Cultural Appropriation 101: How to Avoid it on Halloween
With the recent transition into fall, October has finally begun, getting people everywhere excited about the long awaited “spooky-season”. The second the clock struck midnight on October 1st, the internet flooded with Halloween related memes and tweets, something that happens every year. Never a surprise – who wouldn’t love getting cozied up with a popular horror flick or decorating your home in fog of fake cobwebs and pumpkins? But, most importantly, the climax of October is when you can finally pull out your costumes and beautify yourself in the most outrageous manner possible. Halloween is, hands down, one of the most celebrated holidays in college (along with St. Patrick’s Day). It’s a time when everyone’s running to the mall, piecing together whatever they can for the lowest price whether for sexy or spooky.
Although choosing a Halloween costume may seem like a simple decision, more and more, people are being urged into thinking about what they wear. In recent years, there have been major issues of cultural appropriation in the fashion industry and media, making costume creating a risky business for those who don’t know the dos and donts. Unfortunately, many people are completely unaware of what cultural appropriation even is, and therefore are caught making bad fashion decisions without even realizing. According to dictionary.com, it is defined as, “the act of adopting elements of an outside, often minority culture, including knowledge, practices, and symbols, without understanding or respecting the original culture and context.” (https://www.dictionary.com/e/pop-culture/cultural-appropriation/) Examples of this often found on Halloween night are when people dress up as Native Americans, Geishas, Sugar Skulls and other Day of the Dead inspired outfits.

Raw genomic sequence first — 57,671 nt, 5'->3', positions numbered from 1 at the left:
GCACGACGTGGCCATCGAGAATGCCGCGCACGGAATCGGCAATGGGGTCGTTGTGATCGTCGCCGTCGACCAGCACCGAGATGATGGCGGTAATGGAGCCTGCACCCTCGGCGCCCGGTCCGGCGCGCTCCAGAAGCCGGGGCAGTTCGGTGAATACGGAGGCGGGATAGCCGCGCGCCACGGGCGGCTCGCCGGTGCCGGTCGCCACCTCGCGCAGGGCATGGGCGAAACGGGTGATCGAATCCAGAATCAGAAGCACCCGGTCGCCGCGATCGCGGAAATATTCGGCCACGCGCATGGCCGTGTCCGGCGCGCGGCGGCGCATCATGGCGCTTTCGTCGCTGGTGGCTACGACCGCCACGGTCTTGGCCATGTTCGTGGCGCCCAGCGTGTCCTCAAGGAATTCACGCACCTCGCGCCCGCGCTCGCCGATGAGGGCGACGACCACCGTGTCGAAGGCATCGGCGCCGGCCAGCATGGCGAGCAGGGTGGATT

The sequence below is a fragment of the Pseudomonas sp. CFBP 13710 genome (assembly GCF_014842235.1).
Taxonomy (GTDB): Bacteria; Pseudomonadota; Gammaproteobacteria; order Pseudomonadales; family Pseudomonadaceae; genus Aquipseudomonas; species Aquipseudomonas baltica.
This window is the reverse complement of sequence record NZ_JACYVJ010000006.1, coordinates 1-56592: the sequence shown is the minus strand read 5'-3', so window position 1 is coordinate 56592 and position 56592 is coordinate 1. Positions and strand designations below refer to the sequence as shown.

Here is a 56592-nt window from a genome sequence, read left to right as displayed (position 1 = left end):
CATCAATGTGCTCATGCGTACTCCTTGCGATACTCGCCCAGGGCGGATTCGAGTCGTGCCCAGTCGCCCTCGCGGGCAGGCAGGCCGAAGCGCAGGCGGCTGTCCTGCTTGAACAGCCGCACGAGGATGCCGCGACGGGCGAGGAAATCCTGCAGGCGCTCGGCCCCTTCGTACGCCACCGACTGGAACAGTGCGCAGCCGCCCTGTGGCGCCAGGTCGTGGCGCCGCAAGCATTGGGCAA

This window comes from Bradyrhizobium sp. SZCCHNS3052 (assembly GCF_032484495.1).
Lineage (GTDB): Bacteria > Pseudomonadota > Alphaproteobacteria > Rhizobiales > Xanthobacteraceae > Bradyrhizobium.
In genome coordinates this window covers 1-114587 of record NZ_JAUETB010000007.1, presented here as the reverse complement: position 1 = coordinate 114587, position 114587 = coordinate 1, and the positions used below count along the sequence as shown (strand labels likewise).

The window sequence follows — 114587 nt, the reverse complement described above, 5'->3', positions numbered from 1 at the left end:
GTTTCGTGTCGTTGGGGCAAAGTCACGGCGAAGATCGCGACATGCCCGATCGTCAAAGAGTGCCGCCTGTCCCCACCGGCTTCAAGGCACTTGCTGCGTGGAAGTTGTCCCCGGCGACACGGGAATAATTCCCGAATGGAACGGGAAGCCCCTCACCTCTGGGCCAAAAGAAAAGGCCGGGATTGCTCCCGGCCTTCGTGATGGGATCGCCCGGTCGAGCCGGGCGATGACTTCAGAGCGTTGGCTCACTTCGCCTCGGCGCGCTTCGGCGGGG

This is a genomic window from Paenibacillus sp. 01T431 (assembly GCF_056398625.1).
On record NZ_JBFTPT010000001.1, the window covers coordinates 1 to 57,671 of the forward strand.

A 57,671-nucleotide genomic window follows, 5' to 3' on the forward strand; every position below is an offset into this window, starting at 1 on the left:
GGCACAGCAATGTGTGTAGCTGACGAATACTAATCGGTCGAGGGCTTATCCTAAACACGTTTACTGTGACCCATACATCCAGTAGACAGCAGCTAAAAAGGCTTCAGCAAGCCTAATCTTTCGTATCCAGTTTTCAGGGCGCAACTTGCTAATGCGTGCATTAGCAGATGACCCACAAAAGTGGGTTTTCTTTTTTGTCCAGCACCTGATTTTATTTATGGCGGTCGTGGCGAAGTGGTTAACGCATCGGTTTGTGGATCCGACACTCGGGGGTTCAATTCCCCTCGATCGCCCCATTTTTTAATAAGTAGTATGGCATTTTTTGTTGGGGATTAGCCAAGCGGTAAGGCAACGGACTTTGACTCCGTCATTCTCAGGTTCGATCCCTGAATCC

Again and again, people are found making crucial mistakes when it comes to what they see as “costumes”. Finally, the minorities who are having their cultures appropriated are standing up for themselves. Everyone deserves to be respected, and equally have their culture and beliefs be respected. Although these wishes are being heard more and more, the issue is yet to be fully resolved. When searching for your perfect Halloween costume this year, think about your fellow classmates and friends (especially the people you don’t even know), because no one’s culture should be considered a costume. If young people begin to educate themselves now, as well as the people around them, we can end the cycle of cultural appropriation on Halloween. On such an adored holiday, no one should be feeling uncomfortable, so stick with a look that will impress, but not oppress.